Guest post by Alanna Ritchie
Tapping into Your Retirement Savings to Buy Your First Home
After tying the knot or finding out you are expecting, there’s one great landmark left. It’s time to put down roots – so the house hunt is on.
You narrow down the choices to a few favorite places and start tearing through your finances to find enough cash for a down payment. You realize your budget is already strained.
Where are you willing to turn? Will you borrow from family, beg of friends or steal from your retirement for the joy and security of a permanent address?
With the issue of cash standing between you and the pride and security of being a homeowner, the money you’ve reserved for the future could be the key to affording present needs.
An IRA, 401(k) or annuity can provide capital, allowing you to make the big move. Depending on the type of retirement account you tap into, you will discover different benefits and sacrifices.
Some plans offer tax advantages to first-time home buyers and some do not require you to repay the money you remove. Whichever account you use, you will lose some of the future value of your retirement savings. Evaluate your assets and priorities carefully before you decide which one to pursue.
Qualifying for a Hardship Withdrawal
The IRS allows an exception to some tax rules for first-time home buyers. Owners of IRAs and 401(k)s may qualify for a hardship withdrawals when buying their first home.
Eligible withdrawals are exempt from the 10 percent tax penalty for using retirement funds before 59 ½. You will be required to use the funds within 120 days and have the option of putting the money toward rebuilding a home, buying a home or paying settlement, financing or closing costs.
Do You Have a Traditional or Roth IRA?
You can use up to $10,000 of traditional IRA funds for your new home. If you are married, both you and your spouse can contribute, giving you a $20,000 boost.
For a Roth IRA, you can take out the same amount as long as you’ve had the account for five years. If you opened the Roth IRA earlier, you can still avoid the 10 percent penalty for early distribution, but you may be liable for taxes on earnings.
Have You Been Contributing to a 401(k)?
To utilize funds from your 401(k) for a home down payment, take out a loan against your plan rather making a straight withdrawal. You can borrow up to half of your vested balance or $50,000—whichever is less—without taxes and penalties. When you make payments on this loan, generally your company will ask for an automatic monthly deduction from your paycheck. Many financial advisors do not favor borrowing against retirement funds to pay for things like a house, car or luxury item because they believe too many people end up not paying themselves back and cost themselves an early withdrawal penalty.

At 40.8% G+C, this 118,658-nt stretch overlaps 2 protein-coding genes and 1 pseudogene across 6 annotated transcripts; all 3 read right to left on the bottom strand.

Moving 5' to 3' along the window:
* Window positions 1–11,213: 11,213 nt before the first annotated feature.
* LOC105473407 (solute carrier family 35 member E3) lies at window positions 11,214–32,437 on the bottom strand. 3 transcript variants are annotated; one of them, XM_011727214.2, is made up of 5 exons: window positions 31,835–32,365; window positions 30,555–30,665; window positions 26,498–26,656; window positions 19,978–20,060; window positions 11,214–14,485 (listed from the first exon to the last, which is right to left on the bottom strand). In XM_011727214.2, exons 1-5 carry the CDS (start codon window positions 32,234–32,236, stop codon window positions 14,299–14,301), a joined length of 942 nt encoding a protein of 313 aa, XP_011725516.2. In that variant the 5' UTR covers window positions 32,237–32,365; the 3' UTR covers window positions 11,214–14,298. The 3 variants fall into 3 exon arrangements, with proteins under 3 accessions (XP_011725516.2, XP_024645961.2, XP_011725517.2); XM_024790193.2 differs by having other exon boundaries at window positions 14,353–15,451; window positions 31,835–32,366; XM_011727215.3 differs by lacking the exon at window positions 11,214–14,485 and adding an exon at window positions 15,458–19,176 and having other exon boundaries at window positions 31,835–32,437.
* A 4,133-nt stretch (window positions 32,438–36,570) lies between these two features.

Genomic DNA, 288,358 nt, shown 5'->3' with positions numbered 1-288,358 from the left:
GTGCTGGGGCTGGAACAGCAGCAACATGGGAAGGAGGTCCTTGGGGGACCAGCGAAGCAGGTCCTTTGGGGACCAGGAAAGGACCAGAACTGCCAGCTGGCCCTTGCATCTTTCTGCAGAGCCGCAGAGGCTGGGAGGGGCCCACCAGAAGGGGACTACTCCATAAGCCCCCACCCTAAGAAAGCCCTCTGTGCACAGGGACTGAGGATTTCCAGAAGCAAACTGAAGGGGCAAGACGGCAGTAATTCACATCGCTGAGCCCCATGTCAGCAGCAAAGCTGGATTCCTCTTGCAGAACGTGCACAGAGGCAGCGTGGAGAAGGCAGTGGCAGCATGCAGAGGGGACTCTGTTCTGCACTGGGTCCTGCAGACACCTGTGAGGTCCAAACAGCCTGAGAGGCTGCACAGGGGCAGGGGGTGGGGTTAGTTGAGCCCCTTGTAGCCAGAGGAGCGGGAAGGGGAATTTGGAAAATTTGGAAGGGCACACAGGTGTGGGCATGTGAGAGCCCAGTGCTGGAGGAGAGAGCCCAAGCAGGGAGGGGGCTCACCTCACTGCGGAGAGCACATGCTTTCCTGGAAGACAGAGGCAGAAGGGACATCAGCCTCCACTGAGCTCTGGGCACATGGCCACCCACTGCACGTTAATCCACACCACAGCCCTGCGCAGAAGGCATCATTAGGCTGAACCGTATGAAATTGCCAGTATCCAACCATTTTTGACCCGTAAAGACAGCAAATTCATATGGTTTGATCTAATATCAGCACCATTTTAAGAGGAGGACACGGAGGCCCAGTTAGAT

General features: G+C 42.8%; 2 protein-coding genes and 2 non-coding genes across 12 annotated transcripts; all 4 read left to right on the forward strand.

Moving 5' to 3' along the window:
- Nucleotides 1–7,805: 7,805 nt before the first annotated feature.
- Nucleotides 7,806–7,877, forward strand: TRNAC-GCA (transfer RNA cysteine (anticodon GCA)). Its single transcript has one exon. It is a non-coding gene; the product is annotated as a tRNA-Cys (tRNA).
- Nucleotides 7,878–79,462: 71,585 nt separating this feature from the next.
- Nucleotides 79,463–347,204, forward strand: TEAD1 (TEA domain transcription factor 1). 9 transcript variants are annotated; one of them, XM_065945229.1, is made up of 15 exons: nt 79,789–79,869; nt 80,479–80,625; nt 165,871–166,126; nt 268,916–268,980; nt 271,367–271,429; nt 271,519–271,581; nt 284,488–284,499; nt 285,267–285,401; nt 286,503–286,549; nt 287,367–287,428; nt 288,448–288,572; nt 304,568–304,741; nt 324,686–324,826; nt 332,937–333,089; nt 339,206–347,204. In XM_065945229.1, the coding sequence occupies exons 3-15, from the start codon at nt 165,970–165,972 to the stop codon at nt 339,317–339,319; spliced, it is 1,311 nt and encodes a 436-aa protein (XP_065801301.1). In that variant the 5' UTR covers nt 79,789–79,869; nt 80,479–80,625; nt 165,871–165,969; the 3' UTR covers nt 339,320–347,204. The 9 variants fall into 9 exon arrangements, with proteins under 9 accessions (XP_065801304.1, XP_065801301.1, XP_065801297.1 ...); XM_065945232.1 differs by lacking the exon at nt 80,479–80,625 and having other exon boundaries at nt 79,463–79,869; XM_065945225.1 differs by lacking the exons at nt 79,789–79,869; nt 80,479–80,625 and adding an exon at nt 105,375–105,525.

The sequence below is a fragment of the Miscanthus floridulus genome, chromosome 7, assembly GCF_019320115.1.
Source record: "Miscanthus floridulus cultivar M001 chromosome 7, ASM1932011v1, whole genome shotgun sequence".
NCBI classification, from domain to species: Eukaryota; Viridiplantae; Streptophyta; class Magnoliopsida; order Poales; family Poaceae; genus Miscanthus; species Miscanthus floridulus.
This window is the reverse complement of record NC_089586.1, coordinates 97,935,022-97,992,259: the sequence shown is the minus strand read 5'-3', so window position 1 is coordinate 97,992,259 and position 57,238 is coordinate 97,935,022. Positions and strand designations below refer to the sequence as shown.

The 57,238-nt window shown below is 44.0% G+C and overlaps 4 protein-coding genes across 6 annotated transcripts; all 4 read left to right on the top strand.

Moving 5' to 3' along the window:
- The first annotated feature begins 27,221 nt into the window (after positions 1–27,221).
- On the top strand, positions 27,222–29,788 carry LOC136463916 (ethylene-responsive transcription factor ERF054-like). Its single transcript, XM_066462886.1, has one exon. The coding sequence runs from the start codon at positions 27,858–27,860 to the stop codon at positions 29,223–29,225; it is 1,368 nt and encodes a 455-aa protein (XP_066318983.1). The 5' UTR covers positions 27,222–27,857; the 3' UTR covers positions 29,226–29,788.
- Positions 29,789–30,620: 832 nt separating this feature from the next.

Some companies place conditions on these loans. For instance, if you leave the company, you may have to repay the balance of your loan with 30 or 90 days of your last day or else face fees or penalties. If the amount of money you borrow from yourself is substantial, your long-term stability at your job is something to consider.
If you’ve already used your 401(k) allotment, you can take a hardship withdrawal for a home purchase (provided your employer allows it), but you will be responsible for taxes and penalties. Because this is a home purchase, you may be able to set up a repayment plan for 15 years.
Do You Own an Annuity?
If you own one or more annuities or structured settlements, you may be able to sell payments for a discounted rate. However, because annuities are not primarily growth investments, you sacrifice less of an opportunity cost when you utilize these funds ahead of schedule.
If you sell payments scheduled to go to you in the near future, you can get a higher price for those payments than if you sell payments scheduled to come to you year from now. Estimate the monthly income from your Social Security payments and other savings to ensure you will still be able to handle living expenses during retirement.
Pay Attention to the Details
As you decide how to finance your down payment, pay attention to the details and consult a tax professional who understands the complexities of IRAs, annuities and company retirement contracts. This one step alone could save you thousands of dollars.
Keep in mind that taking money from certain accounts will be viewed as income during tax time, possibly bumping you into a higher tax bracket than the previous year.
Good news can also be hidden in the fine print. For example, the IRS rule that allows hardship withdrawals for first-time home buyers extends to include those who have not owned a home in the past two years.
As you and your family contemplate where you plan to grow old together, stay on the look-out for financial resources that go beyond your current income and bank account. You may discover a way to buy your new home sooner rather than later.
Alanna Ritchie has spent years studying, writing and learning to love the intricacies of the English language. Today, she works as a content writer for Annuity.org, where her primary focus is personal wealth management.